Money Changers

Before you leave for your vacation outside of Canada, it’s a good idea to formulate a strategy on how you’ll pay for goods and services.

Ideally, all big purchases, such as hotels, car rentals, dinners, etc., should be made by credit card. Most Canadian credit cards have foreign transaction fees, which often means an extra 2.5 per cent added on. As well, when buying overseas, if a merchant offers to process it using Canadian dollars, always decline: they’re only trying to sneak through a marked-up conversion fee. Make sure that all credit card purchases are processed using local currency.

Besides plastic, it’s a good idea to carry some local cash with you to make numerous smaller purchases travelling inevitably incurs. When exchanging your loonies for a foreign currency, you should expect to pay from five to no more than 10 per cent of the total. Before changing your money, go online and check out what the Canadian dollar is trading at that day against the currency you wish to buy. That will give you a good starting point from which you can decide whether the rate you’re being offered is in line with the actual market realities.

One new and convenient way to change your money is through online services like You buy foreign currency at the online posted rates with your credit card, and the banknotes will be couriered to your home next day or you can pick it up at a Travelex store, located at select airports. While the service is commission-free, you should check the offered rates; though competitive, they will not always beat the banks. On the plus side, it’s very convenient and, when you return, they promise to buy any remaining money back at excellent rates.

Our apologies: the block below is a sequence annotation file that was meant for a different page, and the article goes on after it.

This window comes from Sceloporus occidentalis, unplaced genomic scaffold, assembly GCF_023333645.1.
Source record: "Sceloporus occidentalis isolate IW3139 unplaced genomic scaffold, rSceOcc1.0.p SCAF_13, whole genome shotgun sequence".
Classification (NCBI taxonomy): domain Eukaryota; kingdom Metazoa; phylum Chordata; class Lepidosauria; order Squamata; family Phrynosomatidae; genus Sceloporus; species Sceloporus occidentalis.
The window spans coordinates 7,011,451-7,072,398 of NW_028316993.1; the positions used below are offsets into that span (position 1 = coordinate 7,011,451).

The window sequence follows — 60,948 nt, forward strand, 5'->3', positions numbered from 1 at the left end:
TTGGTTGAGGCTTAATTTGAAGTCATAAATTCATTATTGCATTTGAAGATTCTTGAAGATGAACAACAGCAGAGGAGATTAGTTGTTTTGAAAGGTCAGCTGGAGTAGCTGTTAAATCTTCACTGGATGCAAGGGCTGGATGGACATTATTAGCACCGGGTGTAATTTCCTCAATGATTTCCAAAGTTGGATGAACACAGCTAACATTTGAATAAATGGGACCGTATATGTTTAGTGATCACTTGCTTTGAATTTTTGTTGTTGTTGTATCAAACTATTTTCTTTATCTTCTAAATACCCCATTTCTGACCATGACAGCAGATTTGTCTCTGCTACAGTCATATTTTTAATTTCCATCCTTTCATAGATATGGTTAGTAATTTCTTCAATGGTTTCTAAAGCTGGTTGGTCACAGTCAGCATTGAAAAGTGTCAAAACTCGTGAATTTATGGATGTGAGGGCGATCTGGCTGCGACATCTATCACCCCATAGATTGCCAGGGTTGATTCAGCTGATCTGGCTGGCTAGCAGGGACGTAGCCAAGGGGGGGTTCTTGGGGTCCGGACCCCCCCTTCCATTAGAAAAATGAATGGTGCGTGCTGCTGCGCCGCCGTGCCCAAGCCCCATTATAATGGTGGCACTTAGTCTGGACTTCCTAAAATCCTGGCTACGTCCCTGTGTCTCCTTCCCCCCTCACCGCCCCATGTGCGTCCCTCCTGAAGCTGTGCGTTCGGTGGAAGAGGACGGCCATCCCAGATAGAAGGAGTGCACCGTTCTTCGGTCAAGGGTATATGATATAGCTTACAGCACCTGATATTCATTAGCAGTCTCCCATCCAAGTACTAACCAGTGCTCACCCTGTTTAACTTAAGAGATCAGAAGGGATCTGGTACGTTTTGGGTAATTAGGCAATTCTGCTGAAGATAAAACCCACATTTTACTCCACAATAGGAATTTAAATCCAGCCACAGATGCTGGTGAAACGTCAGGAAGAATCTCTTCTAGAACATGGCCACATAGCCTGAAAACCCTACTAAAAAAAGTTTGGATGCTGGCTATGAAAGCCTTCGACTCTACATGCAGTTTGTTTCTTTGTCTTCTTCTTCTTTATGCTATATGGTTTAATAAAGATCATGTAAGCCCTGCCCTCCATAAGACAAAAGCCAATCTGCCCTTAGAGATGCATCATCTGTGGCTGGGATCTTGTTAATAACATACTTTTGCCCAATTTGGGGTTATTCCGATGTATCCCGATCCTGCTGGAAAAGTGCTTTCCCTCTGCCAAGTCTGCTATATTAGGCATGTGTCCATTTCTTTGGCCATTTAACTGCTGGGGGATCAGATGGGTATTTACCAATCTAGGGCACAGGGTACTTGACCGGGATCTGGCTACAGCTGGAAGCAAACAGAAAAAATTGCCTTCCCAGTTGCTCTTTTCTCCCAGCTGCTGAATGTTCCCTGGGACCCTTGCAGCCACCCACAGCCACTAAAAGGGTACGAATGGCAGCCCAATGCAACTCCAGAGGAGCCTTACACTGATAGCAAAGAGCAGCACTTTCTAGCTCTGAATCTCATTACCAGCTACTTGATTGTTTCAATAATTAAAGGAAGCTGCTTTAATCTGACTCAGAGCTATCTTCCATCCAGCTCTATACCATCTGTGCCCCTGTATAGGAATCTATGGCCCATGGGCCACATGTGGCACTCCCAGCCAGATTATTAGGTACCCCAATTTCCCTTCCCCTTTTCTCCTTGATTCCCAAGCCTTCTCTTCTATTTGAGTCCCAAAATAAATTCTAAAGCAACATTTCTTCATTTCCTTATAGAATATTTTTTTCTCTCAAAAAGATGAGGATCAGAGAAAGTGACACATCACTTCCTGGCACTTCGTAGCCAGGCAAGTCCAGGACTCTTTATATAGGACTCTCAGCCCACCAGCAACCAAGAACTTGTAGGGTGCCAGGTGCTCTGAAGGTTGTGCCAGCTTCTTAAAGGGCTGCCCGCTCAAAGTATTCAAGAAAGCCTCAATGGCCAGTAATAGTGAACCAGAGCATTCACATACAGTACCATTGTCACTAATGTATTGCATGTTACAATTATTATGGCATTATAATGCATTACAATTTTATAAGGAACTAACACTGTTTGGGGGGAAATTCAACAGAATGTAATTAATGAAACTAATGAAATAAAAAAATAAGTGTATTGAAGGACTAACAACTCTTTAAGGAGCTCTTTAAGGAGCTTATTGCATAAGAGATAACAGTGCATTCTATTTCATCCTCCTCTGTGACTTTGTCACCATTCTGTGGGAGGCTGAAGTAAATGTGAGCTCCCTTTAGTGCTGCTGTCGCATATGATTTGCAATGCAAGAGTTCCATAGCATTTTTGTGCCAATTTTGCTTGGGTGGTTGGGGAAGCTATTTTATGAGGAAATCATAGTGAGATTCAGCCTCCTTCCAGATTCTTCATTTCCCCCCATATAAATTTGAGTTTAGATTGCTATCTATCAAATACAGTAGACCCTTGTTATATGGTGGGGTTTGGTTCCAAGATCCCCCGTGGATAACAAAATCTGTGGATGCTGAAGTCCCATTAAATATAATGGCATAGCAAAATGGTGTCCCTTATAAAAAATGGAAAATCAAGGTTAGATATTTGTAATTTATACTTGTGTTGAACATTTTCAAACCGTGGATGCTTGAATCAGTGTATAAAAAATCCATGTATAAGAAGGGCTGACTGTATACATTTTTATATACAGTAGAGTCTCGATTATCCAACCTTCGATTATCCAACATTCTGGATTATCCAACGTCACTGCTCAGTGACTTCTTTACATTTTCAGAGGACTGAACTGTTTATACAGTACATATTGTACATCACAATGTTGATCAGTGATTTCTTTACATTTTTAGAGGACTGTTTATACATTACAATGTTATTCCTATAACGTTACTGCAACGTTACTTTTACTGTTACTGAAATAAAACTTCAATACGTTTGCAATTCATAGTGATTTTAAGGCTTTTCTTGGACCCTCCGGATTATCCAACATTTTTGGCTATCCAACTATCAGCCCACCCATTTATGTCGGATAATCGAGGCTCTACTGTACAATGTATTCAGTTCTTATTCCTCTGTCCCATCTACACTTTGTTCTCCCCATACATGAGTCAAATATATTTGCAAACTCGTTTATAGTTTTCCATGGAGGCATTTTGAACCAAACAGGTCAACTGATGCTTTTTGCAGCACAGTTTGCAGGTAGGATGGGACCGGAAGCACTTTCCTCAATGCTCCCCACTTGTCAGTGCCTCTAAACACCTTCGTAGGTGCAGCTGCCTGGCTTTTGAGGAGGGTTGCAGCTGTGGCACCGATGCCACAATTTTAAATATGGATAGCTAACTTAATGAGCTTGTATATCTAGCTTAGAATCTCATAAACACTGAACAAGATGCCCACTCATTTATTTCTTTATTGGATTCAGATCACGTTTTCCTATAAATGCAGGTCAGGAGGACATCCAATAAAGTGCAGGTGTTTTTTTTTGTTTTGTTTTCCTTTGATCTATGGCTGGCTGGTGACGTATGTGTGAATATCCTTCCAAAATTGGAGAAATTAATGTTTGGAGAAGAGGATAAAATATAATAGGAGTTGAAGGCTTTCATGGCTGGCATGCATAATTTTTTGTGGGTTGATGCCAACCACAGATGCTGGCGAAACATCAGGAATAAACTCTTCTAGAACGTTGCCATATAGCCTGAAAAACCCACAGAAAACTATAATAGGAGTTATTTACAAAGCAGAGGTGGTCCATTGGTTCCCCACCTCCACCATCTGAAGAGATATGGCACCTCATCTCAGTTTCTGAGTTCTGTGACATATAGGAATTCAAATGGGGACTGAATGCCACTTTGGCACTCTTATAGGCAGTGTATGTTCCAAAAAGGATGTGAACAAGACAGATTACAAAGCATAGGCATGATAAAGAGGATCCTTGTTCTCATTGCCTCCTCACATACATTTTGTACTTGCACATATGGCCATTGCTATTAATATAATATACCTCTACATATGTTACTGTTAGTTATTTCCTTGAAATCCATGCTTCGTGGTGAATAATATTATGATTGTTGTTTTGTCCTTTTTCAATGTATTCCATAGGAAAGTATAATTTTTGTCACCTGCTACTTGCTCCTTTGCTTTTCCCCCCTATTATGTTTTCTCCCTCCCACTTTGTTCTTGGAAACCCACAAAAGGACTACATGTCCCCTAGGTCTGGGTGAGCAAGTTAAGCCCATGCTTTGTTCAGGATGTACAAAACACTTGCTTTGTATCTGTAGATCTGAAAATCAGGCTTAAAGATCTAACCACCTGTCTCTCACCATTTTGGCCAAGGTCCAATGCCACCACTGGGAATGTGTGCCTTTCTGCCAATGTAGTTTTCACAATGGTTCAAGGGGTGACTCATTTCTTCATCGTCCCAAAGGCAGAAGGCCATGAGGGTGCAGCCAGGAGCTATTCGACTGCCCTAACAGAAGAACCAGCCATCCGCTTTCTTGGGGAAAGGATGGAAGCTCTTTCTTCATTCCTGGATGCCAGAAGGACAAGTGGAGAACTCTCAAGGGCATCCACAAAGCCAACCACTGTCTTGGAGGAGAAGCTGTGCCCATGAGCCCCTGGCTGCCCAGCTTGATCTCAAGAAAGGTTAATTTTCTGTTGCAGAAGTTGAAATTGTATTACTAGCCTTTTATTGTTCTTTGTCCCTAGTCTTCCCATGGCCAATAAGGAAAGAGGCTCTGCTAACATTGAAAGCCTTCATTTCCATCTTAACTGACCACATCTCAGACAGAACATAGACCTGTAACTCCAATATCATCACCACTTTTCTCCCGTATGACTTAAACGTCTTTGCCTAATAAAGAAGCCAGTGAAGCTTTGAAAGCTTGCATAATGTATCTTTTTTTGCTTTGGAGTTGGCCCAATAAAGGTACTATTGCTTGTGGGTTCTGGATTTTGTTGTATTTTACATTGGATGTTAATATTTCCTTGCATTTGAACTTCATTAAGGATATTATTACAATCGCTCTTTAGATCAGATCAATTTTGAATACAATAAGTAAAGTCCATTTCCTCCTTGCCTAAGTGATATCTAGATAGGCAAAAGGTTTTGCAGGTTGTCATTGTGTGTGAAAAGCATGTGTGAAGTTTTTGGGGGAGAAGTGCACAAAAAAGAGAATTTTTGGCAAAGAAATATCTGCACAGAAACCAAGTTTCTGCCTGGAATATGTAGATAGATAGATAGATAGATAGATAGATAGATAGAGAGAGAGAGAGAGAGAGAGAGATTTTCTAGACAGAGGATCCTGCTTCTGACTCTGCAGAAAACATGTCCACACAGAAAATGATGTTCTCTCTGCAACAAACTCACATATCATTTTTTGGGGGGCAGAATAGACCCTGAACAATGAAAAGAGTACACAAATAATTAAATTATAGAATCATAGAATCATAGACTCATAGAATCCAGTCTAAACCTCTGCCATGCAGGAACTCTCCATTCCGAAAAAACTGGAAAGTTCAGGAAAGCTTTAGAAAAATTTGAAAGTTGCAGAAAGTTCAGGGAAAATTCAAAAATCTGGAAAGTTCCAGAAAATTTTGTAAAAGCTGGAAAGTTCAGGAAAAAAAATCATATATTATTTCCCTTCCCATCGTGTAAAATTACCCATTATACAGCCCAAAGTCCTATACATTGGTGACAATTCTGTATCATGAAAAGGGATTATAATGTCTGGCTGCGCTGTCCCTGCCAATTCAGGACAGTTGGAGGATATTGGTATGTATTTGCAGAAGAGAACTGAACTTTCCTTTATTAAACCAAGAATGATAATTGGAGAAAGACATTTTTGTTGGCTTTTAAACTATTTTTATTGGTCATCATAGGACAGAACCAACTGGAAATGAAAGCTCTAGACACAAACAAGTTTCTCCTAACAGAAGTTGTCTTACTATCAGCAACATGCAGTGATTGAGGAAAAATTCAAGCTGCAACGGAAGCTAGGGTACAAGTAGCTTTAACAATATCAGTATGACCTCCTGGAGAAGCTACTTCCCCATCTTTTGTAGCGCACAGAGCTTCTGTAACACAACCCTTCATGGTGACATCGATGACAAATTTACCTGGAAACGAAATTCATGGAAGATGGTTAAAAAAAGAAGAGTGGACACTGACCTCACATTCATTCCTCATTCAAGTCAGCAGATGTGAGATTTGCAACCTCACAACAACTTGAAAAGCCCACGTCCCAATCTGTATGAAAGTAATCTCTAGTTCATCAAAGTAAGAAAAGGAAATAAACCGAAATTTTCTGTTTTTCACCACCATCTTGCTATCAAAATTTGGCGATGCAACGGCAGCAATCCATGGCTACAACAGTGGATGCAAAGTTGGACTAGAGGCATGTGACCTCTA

If you’re not comfortable buying cash online, or you prefer to buy local currency when you reach your destination, here are some options for changing your money while you’re away.

Automated Bank Machines

This is usually the cheapest method. Cut transaction costs by withdrawing a lot at one time. Avoid independent ABMs, as you may be hit with unexpectedly high service charges.


Depending on the country you’re in, banks may tack on high service fees. European banks are generally considered to offer fair fees.

Currency exchange businesses

In busy tourist areas, vendors may offer extremely attractive rates in order to win your business. Many, however, will be just as happy to rip you off.

Airport & train stations

You’ll pay for the convenience. Watch out when they advertise “no-fee” exchanges – they’ll sometimes hit you with a lousy conversion rate.


Although each hotel will be different, usually, their rates and fees will be higher than those offered at banks or ABMs. 


For currency rates, conversion, charts and more as you travel, try the XE Currency App. It works in real time, operates on all platforms – and it’s free. Available at